For four nights a week, MSNBC has officially re-branded the most critical hour of its primetime lineup, with the newly named “MSNBC Prime” airing in place of “The Rachel Maddow Show” that has long aired in that timeslot.
Maddow announced last month that she would host her show only on Monday nights beginning this week, as she focuses on other projects like a planned MSNBC podcast and producing a Ben Stiller-directed movie about disgraced former Vice President Spiro Agnew, based off her book “Bag Man.”
MSNBC’s Ali Velshi, who frequently filled in for Maddow during a hiatus from her show between January and April, announced the new program to viewers Tuesday night, after Chris Hayes noted the show title change during his handoff. Maddow’s production team will also work on “MSNBC Prime.”
“As you know, Rachel Maddow’s show now airs weekly on Mondays,” Velshi said. “So, I want to welcome you to ‘MSNBC Prime.’ This show will air in this hour Tuesday through Friday. It will still be produced by Rachel’s crack team, and I will be hosting all this week.”
MSNBC’s Rachel Maddow.
“And what a week it’s turning out to be,” he said, before pivoting to coverage of nationwide protests following the leak of a draft Supreme Court opinion that would overturn Roe v. Wade.
An MSNBC spokesperson told Fox News Digital the show would use a “rotating group of hosts” for “MSNBC Prime.” Ayman Mohyeldin, who like Velshi currently hosts a weekend MSNBC program, also guest-hosted for Maddow during her hiatus.
Maddow’s absence from much of her show leaves MSNBC in a tough spot, as the liberal host has been a mainstay of its primetime lineup for over a decade and by far its highest-rated figure. In her frequent absences this year, the show’s ratings have slumped, along with the rest of the network’s. From April 4 to 8, she had her worst-rated week since 2016, averaging about 1.3 million viewers. During Maddow’s absence, her show averaged 1.6 million viewers compared to 3.1 million for Fox News’ “Hannity,” which airs in the same 9 p.m. ET timeslot.
Speculation is rampant over who could potentially replace Maddow on a permanent basis; somewhat ironically, one voice being floated is Nicolle Wallace, the rabidly anti-GOP host of “Deadline: White House” who was once communications director for the George W. Bush White House. Maddow rose to prominence during the Bush administration as a stalwart of liberal talk radio.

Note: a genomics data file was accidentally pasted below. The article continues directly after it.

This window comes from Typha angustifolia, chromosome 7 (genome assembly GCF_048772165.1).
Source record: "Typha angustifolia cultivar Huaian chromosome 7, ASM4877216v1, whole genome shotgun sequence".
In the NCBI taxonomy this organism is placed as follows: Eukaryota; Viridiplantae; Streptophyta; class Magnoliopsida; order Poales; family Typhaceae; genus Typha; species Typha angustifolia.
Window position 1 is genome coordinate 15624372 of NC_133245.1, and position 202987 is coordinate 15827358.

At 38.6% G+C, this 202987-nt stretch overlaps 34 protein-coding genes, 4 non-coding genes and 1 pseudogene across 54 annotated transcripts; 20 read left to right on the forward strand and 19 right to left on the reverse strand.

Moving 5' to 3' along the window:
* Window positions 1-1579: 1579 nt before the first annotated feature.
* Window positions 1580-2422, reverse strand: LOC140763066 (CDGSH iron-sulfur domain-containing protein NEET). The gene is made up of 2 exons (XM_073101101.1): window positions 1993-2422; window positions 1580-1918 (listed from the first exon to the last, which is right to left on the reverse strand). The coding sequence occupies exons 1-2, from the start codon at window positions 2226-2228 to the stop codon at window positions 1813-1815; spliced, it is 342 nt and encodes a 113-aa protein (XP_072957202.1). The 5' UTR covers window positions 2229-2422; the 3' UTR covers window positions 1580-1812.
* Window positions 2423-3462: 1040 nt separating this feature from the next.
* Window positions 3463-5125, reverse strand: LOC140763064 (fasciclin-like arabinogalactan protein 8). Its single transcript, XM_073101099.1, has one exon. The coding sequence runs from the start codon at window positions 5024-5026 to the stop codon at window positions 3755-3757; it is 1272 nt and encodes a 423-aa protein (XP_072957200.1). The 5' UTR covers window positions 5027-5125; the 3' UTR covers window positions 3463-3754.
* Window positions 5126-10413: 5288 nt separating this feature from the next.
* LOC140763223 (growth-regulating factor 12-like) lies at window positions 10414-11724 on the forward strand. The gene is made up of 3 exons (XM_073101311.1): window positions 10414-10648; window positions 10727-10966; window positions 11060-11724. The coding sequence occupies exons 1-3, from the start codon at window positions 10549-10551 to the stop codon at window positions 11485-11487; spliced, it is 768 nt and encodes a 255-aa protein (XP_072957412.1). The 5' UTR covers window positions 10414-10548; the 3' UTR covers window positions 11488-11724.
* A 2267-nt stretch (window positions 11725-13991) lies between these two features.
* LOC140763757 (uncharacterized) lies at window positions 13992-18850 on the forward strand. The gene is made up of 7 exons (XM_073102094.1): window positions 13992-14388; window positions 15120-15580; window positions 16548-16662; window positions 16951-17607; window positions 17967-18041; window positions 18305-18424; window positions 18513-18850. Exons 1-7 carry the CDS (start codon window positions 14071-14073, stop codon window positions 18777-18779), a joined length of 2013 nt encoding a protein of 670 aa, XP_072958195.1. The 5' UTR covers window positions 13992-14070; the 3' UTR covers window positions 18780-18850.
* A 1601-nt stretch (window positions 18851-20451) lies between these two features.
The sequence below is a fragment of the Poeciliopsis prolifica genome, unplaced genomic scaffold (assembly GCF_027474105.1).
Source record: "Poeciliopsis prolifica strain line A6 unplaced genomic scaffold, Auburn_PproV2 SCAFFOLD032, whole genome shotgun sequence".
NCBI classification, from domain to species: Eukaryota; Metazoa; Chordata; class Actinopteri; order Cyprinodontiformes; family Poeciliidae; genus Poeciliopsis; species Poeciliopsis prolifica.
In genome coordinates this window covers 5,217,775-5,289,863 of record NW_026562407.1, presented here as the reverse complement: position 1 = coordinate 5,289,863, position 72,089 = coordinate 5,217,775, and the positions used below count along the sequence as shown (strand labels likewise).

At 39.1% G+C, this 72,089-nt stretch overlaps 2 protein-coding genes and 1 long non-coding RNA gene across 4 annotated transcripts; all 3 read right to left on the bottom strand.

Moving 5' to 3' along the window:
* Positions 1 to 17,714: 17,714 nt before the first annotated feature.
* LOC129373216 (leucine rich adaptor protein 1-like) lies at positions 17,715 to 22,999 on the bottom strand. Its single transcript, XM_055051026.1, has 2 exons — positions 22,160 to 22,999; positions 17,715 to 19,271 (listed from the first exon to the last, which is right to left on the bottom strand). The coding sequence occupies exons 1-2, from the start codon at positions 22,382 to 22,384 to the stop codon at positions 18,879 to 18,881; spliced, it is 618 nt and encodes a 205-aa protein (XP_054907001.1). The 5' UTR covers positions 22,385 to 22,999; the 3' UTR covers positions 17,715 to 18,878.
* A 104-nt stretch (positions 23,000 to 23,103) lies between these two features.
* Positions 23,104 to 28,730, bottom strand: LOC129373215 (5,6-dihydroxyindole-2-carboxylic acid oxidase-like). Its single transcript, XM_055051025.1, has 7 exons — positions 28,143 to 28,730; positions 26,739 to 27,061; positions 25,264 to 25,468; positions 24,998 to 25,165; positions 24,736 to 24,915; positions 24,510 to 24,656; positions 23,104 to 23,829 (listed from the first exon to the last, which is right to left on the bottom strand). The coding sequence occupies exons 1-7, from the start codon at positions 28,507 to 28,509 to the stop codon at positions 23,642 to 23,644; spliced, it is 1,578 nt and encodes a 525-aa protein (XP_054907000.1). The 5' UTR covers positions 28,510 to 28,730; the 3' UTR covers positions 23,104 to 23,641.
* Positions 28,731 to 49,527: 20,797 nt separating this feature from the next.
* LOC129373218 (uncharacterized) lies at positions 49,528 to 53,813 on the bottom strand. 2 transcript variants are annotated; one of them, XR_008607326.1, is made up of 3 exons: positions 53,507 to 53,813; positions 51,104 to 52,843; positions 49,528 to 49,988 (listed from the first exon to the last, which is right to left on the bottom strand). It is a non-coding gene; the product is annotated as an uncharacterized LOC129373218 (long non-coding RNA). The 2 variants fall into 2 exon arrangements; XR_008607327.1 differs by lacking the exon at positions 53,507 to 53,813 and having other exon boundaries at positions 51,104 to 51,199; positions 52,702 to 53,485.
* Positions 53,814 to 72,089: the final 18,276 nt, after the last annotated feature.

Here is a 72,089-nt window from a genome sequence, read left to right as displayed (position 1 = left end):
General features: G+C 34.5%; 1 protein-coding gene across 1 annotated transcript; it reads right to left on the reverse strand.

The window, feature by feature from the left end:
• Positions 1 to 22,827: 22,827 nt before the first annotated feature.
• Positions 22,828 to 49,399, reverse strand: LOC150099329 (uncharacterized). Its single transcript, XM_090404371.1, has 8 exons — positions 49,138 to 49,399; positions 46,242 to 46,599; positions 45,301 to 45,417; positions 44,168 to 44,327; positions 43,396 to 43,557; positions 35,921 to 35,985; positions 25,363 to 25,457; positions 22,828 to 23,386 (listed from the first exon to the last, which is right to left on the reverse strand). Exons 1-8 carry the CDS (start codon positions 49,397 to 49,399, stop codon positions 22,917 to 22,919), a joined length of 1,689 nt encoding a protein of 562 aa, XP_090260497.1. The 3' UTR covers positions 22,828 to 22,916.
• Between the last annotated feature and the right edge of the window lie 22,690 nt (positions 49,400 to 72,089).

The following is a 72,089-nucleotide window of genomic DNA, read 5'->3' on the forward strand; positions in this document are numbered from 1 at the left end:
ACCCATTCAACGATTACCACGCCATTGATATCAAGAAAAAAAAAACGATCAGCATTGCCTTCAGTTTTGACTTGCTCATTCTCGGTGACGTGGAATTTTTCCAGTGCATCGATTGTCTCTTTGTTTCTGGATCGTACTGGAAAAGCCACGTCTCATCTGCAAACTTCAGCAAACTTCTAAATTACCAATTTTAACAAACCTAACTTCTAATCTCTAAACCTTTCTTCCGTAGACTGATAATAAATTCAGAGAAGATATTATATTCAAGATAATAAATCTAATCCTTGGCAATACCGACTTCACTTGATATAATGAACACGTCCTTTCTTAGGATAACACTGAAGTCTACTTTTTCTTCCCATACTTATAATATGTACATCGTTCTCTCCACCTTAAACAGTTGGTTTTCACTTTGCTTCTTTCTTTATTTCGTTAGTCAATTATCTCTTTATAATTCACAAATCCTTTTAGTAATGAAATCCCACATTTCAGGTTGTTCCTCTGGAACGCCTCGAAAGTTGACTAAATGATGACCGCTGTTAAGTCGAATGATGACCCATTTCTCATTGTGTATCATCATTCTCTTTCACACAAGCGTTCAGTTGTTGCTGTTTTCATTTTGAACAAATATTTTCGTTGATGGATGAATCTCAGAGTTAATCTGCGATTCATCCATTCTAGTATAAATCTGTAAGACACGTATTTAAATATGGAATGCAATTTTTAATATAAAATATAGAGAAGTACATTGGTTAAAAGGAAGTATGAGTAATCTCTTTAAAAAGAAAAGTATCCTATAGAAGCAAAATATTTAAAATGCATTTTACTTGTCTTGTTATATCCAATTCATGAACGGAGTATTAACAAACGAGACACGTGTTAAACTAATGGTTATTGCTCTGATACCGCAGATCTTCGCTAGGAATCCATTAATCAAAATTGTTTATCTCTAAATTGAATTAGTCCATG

2020 Democratic presidential candidate and founder of Venture for America, Andrew Yang, and MSNBC’s Ali Velshi participate in the "Climate Forum 2020," at Georgetown University’s Gaston Hall in Washington, U.S., September 19, 2019.
Fourth Watch newsletter editor Steve Krakauer said that Maddow’s show was essentially “gone for good” and the network badly needed a permanent solution in that hour.
“The smart money is on Nicolle Wallace, which shows how warped the media landscape currently is – a longtime Bush and McCain flack is now a #Resistance hero [who could be] holding down MSNBC primetime,” he told Fox News Digital.
“It’s unlikely MSNBC pivots back to news in the timeslot – there’s too much riding on keeping the liberal audience happy,” he added.
MSNBC’s left-wing evening lineup had been stable until recently; along with Maddow at 9 p.m. ET, Hayes has hosted “All In” at 8 p.m. ET since 2013, and Lawrence O’Donnell has held the 10 p.m. hour down since 2011. But Brian Williams, former host of “The 11th Hour” at 11 p.m. ET, exited the network late last year after taking over the slot in 2016, and Maddow’s absence for 80 percent of the week has also upended things.
Jen Psaki is soon set to host her own show on NBC’s streaming service Peacock once she leaves the Biden White House as press secretary, in what could be a try-out for hosting an MSNBC program of her own. In the meantime, she will also appear on MSNBC as a commentator.
“Jen Psaki is obviously a possibility, but she’s likely too raw to jump in right away,” Krakauer said of her filling Maddow’s slot.
David Rutz is a senior editor at Fox News. Follow him on Twitter at @davidrutz.